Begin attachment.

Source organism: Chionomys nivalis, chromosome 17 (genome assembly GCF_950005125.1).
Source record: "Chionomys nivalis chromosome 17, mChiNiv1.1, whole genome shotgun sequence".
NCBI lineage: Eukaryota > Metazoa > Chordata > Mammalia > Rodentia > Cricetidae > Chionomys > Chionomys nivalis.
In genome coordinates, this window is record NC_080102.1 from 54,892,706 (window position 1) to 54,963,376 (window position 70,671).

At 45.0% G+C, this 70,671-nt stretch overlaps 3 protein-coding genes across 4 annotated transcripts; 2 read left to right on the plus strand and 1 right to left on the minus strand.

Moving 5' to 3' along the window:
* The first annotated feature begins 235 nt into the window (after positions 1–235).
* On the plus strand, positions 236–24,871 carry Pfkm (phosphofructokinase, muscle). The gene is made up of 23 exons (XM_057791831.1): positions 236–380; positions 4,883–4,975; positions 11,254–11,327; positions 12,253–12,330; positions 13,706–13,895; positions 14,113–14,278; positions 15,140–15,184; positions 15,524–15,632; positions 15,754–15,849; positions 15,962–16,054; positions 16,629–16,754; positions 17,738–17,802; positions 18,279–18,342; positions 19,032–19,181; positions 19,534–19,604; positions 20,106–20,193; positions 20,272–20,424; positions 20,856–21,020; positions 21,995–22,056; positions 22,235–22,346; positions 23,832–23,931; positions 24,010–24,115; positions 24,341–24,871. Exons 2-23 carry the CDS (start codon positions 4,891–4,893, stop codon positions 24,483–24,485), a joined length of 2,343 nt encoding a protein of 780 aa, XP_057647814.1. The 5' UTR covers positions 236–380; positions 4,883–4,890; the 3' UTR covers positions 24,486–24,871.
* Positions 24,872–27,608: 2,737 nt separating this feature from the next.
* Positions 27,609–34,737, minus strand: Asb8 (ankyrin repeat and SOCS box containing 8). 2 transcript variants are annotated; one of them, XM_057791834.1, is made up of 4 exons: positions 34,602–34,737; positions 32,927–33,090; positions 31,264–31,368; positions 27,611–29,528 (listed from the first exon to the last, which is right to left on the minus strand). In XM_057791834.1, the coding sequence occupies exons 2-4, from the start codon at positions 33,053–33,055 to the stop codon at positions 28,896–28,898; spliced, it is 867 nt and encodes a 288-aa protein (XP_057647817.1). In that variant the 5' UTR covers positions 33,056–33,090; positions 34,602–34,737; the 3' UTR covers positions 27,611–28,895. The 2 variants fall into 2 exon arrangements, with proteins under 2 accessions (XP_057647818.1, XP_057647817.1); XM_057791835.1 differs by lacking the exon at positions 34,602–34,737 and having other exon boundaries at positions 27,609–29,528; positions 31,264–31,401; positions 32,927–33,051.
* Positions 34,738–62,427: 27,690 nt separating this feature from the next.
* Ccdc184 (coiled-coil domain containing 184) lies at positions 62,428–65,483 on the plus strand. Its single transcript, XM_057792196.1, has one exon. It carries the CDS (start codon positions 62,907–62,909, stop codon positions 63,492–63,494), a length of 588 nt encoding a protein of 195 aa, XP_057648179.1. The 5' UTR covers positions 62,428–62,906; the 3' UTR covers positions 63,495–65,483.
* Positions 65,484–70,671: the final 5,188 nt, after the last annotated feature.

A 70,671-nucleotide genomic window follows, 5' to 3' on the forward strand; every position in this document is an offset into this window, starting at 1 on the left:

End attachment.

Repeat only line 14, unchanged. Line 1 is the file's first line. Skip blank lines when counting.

A 70,671-nucleotide genomic window follows, 5' to 3' on the forward strand; every position in this document is an offset into this window, starting at 1 on the left: